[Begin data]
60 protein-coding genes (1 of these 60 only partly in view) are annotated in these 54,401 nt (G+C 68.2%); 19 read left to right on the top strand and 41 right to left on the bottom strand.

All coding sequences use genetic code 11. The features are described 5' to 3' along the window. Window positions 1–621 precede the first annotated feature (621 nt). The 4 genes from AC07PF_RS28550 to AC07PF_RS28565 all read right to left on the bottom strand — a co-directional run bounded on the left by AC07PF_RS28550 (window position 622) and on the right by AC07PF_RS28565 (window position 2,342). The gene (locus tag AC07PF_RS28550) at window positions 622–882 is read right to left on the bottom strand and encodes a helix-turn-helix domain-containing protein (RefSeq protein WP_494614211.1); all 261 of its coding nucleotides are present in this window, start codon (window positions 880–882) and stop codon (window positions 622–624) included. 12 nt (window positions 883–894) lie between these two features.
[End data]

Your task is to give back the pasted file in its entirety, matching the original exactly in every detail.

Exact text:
60 protein-coding genes (1 of these 60 only partly in view) are annotated in these 54,401 nt (G+C 68.2%); 19 read left to right on the top strand and 41 right to left on the bottom strand.

All coding sequences use genetic code 11. The features are described 5' to 3' along the window. Window positions 1–621 precede the first annotated feature (621 nt). The 4 genes from AC07PF_RS28550 to AC07PF_RS28565 all read right to left on the bottom strand — a co-directional run bounded on the left by AC07PF_RS28550 (window position 622) and on the right by AC07PF_RS28565 (window position 2,342). The gene (locus tag AC07PF_RS28550) at window positions 622–882 is read right to left on the bottom strand and encodes a helix-turn-helix domain-containing protein (RefSeq protein WP_494614211.1); all 261 of its coding nucleotides are present in this window, start codon (window positions 880–882) and stop codon (window positions 622–624) included. 12 nt (window positions 883–894) lie between these two features.